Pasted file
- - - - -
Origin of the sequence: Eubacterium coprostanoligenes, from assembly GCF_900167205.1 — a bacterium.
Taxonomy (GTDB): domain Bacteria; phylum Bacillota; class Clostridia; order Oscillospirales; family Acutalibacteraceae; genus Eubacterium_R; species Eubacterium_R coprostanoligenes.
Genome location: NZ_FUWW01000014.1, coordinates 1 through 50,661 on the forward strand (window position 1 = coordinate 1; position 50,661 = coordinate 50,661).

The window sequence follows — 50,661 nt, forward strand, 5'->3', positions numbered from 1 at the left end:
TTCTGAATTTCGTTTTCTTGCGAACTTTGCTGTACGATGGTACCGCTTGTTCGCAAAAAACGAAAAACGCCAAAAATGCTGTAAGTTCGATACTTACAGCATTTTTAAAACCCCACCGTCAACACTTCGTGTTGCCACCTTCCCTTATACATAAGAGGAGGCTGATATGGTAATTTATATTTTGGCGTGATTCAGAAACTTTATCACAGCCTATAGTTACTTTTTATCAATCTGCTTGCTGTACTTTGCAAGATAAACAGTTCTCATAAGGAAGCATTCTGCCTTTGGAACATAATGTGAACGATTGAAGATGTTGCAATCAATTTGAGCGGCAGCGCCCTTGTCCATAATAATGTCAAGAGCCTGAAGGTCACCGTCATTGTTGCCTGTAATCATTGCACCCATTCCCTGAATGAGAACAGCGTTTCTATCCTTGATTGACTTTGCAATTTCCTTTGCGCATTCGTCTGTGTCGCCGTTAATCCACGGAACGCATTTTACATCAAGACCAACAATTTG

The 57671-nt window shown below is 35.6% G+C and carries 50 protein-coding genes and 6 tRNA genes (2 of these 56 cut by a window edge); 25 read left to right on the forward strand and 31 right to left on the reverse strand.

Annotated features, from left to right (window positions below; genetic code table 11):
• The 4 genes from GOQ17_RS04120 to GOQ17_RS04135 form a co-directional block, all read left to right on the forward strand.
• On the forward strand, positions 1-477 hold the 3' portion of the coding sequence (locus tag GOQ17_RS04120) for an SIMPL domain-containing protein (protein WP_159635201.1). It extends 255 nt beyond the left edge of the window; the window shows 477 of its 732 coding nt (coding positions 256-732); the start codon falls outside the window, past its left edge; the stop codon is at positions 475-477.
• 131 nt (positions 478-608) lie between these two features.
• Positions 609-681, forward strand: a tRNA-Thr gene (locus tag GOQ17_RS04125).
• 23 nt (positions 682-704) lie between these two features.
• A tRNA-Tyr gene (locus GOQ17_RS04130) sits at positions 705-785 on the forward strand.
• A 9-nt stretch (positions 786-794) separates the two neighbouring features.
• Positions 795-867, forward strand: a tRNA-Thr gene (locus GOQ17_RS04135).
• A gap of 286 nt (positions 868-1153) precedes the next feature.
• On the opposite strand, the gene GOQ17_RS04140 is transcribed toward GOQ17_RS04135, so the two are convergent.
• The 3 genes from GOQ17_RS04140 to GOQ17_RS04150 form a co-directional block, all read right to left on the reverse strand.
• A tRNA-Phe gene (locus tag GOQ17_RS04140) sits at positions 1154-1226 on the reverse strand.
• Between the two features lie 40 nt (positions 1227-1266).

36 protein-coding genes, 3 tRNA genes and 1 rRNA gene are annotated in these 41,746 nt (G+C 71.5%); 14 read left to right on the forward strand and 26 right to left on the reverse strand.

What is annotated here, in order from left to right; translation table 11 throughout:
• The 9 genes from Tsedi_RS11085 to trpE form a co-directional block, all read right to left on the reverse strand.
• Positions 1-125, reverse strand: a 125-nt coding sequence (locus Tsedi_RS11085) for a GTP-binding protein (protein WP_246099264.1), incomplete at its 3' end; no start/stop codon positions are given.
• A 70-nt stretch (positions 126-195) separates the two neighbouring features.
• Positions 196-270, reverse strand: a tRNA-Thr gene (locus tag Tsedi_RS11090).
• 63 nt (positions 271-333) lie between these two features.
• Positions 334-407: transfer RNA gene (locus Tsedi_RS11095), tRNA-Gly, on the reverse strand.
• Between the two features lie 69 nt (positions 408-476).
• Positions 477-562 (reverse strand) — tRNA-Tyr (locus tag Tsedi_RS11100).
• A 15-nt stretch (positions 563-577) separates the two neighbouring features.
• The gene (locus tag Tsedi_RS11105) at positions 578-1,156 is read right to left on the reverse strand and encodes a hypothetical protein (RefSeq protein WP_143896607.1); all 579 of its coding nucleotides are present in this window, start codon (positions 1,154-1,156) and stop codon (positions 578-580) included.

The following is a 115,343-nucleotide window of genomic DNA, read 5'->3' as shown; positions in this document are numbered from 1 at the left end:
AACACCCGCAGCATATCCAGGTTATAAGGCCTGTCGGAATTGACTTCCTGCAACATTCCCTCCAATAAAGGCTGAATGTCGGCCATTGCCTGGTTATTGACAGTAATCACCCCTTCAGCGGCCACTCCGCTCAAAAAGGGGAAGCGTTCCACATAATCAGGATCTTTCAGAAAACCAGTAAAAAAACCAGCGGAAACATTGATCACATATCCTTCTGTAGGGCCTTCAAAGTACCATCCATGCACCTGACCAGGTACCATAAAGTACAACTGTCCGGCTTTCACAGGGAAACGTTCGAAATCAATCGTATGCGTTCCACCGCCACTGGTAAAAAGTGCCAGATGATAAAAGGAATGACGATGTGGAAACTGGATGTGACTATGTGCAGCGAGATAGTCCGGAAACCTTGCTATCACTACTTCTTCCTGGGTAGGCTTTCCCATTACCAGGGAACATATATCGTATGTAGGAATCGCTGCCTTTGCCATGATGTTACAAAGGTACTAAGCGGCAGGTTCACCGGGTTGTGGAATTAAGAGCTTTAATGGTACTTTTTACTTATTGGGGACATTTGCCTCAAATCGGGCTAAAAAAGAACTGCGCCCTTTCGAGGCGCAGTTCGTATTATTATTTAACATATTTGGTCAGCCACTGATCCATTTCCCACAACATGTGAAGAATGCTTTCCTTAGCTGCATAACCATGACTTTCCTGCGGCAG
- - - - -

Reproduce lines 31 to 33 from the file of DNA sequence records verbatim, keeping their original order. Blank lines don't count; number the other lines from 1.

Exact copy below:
• A 15-nt stretch (positions 563-577) separates the two neighbouring features.
• The gene (locus tag Tsedi_RS11105) at positions 578-1,156 is read right to left on the reverse strand and encodes a hypothetical protein (RefSeq protein WP_143896607.1); all 579 of its coding nucleotides are present in this window, start codon (positions 1,154-1,156) and stop codon (positions 578-580) included.

The following is a 115,343-nucleotide window of genomic DNA, read 5'->3' as shown; positions in this document are numbered from 1 at the left end: